The next thing they do is define some "derivations" X:Cyloo--->Cyloo.
    This is where it gets very interesting, so I will post what I have and then see what I can say about these "derivations". They are vector fields on the infinite dimensional manifold of the connections---vector fields defined on A
    Last edited: Aug 15, 2003
  4. Aug 4, 2003 #3


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    The connection on a manifold tells how tangent vectors turn as you move them from point to point and it tells about the shape of the manifold. In quantum geometry or quantum relativity/quantum gravity (whatever) the underlying 3D manifold HAS NO PARTICULAR SHAPE and so the space of all possibilities is terribly important.

    We are putting effort now into getting to know
    A, the space of all possible connections.
    In these papers we're reading now they call the group G and the Lie algebra of G is called G', and G is unspecified but probably SU(2)

    Tangent vectors at any point in a manifold are DERIVATIONS and in fact the tangentspace is often defined that way. Even though A (being all possible connections encoding all possible shapes) is a very big space we can get to know it somewhat by defining things on it

    1. there is Cyl the set of cylindrical functions defined by graphs in the original 3D manifold
    a member of Cyl is C:A --> C, , the complex numbers. All it takes to define big C is a graph and a group-eater function little c: GN --> C.

    2. there is a unique and handy measure μAL defined on A that lets you integrate cylindrical functions. Ashtekar and Lewandowski finessed it from the invariant Haar measure on the group. You can also think of it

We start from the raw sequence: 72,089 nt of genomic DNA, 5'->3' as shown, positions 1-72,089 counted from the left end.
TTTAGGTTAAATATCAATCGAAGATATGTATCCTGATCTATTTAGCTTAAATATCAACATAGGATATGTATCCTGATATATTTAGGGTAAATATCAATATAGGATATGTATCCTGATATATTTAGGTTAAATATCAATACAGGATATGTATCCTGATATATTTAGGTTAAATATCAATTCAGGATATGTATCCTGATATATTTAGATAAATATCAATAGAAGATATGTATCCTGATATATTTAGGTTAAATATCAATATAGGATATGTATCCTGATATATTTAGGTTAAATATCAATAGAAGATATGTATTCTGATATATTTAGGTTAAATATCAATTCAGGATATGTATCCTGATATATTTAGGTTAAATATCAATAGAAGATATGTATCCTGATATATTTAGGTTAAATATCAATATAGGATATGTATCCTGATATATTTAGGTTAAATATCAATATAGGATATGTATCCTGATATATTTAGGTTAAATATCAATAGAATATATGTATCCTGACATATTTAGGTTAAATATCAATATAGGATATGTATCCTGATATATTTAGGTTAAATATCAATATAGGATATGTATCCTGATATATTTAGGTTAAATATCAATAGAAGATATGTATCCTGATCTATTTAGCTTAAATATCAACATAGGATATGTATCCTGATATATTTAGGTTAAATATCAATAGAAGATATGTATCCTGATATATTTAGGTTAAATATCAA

as a linear functional defined on Cyl where the linear functional simply corresponds to integrating functions by means of the measure.

    3. there are vectorfields on A corresponding to DERIVATIONS of smooth Cyl functions. The notation for a vectorfield is X:Cyloo--->Cyloo.

    The secret of these derivations is to make them depend both on the GRAPH underlying a cylindrical function big C and also depend on the group-eater little c. The way you make them sensitive to the graph is you specify a SURFACE in the basic 3D manifold, which is where the graphs are, and call that surface S, and then
    that surface S picks out from any graph the edges that puncture it, begining or ending at points in S.

    Then if the k-th edge of the graph punctures S, you proceed to fiddle with the k-th holonomy argument of little c, which is smooth so you can differentiate it at any input component.

    For the time being that is about enough about
    the 1998 paper by Ashtekar-Corichi-Zapata (ACZ)
    "Quantum Theory of Geometry III..."

    The next thing to do is see what
    the 2003 paper by Okolow-Landowski (O-L) makes of this.
    It is called
    "Diffeomorphism covariant representations of the holonomy-flux *-algebra"

    In the O-L paper they credit a Penn State postdoc named Hanno Sahlmann with a lot of the ideas. Sahlmann is most recently from Berlin (Uni-Potsdamm AEI and MPI-for-Gravityphysics) where he did his PhD dissertation under Thiemann) But the fact is that the O-L paper seems, at least to me, to be slower and clearer and more careful than the original Sahlmann papers. Maybe it is because Lewandowski is older or maybe it is because he is from Warsaw. For whatever reason, what I want to understand is what Lewandowski says Sahlmann says.

    First notice that if you build an algebra which is the direct sum of some functions and some derivations (vectorfields) then there is a natural well-nigh unavoidable LIE BRACKET.
    Lets say it is Cyl + X
    so we have elements which are ordered pairs (C,X) and (C', X')
    and the bracket is going to be a new ordered pair